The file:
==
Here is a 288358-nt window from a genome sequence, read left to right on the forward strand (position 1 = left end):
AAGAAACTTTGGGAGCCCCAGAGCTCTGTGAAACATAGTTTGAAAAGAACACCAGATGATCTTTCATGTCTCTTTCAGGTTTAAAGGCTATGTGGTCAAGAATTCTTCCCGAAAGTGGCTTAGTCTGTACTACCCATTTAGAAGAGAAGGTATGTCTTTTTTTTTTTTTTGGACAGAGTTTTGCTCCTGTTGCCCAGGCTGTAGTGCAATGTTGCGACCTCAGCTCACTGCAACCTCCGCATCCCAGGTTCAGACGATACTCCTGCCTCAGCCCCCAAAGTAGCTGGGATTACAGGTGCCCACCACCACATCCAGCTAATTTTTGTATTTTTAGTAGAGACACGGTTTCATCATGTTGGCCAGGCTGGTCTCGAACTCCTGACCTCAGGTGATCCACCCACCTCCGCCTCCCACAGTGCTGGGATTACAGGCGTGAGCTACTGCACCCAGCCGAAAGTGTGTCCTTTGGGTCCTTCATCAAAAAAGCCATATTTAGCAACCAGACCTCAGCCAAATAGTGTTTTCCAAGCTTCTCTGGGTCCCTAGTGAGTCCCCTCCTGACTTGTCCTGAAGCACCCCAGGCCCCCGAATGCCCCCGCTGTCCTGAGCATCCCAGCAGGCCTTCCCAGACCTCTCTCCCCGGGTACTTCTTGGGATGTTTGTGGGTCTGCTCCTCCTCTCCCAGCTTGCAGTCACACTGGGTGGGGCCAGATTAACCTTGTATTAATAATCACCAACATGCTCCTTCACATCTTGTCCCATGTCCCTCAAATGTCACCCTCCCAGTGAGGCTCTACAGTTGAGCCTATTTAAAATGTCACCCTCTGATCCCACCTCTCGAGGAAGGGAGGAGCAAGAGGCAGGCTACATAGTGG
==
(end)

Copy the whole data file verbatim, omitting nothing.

Here is a 288358-nt window from a genome sequence, read left to right on the forward strand (position 1 = left end):
AAGAAACTTTGGGAGCCCCAGAGCTCTGTGAAACATAGTTTGAAAAGAACACCAGATGATCTTTCATGTCTCTTTCAGGTTTAAAGGCTATGTGGTCAAGAATTCTTCCCGAAAGTGGCTTAGTCTGTACTACCCATTTAGAAGAGAAGGTATGTCTTTTTTTTTTTTTTGGACAGAGTTTTGCTCCTGTTGCCCAGGCTGTAGTGCAATGTTGCGACCTCAGCTCACTGCAACCTCCGCATCCCAGGTTCAGACGATACTCCTGCCTCAGCCCCCAAAGTAGCTGGGATTACAGGTGCCCACCACCACATCCAGCTAATTTTTGTATTTTTAGTAGAGACACGGTTTCATCATGTTGGCCAGGCTGGTCTCGAACTCCTGACCTCAGGTGATCCACCCACCTCCGCCTCCCACAGTGCTGGGATTACAGGCGTGAGCTACTGCACCCAGCCGAAAGTGTGTCCTTTGGGTCCTTCATCAAAAAAGCCATATTTAGCAACCAGACCTCAGCCAAATAGTGTTTTCCAAGCTTCTCTGGGTCCCTAGTGAGTCCCCTCCTGACTTGTCCTGAAGCACCCCAGGCCCCCGAATGCCCCCGCTGTCCTGAGCATCCCAGCAGGCCTTCCCAGACCTCTCTCCCCGGGTACTTCTTGGGATGTTTGTGGGTCTGCTCCTCCTCTCCCAGCTTGCAGTCACACTGGGTGGGGCCAGATTAACCTTGTATTAATAATCACCAACATGCTCCTTCACATCTTGTCCCATGTCCCTCAAATGTCACCCTCCCAGTGAGGCTCTACAGTTGAGCCTATTTAAAATGTCACCCTCTGATCCCACCTCTCGAGGAAGGGAGGAGCAAGAGGCAGGCTACATAGTGG